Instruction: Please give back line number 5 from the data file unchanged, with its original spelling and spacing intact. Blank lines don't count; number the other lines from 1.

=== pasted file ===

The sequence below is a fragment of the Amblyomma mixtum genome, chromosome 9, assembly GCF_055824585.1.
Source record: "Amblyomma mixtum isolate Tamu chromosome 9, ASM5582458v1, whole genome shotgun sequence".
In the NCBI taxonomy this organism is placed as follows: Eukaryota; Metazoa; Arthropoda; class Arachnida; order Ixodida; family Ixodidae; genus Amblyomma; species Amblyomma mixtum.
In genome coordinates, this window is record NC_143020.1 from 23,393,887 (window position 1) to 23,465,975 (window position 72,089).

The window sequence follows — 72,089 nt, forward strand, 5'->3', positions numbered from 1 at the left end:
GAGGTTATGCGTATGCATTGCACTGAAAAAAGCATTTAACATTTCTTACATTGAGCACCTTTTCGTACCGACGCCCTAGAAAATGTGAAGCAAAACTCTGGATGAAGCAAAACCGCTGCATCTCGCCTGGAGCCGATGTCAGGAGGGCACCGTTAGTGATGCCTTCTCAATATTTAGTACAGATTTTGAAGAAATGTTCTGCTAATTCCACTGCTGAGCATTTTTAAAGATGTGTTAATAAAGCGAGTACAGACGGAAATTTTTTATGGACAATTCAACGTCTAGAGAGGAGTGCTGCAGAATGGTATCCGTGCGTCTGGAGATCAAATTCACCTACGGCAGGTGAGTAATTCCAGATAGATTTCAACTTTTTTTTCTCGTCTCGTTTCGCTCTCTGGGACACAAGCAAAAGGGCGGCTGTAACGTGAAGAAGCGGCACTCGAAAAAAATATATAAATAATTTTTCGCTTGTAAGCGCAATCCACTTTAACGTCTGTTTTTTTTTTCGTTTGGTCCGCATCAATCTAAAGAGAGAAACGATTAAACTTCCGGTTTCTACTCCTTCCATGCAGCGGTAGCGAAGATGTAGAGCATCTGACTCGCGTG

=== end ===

The window sequence follows — 72,089 nt, forward strand, 5'->3', positions numbered from 1 at the left end: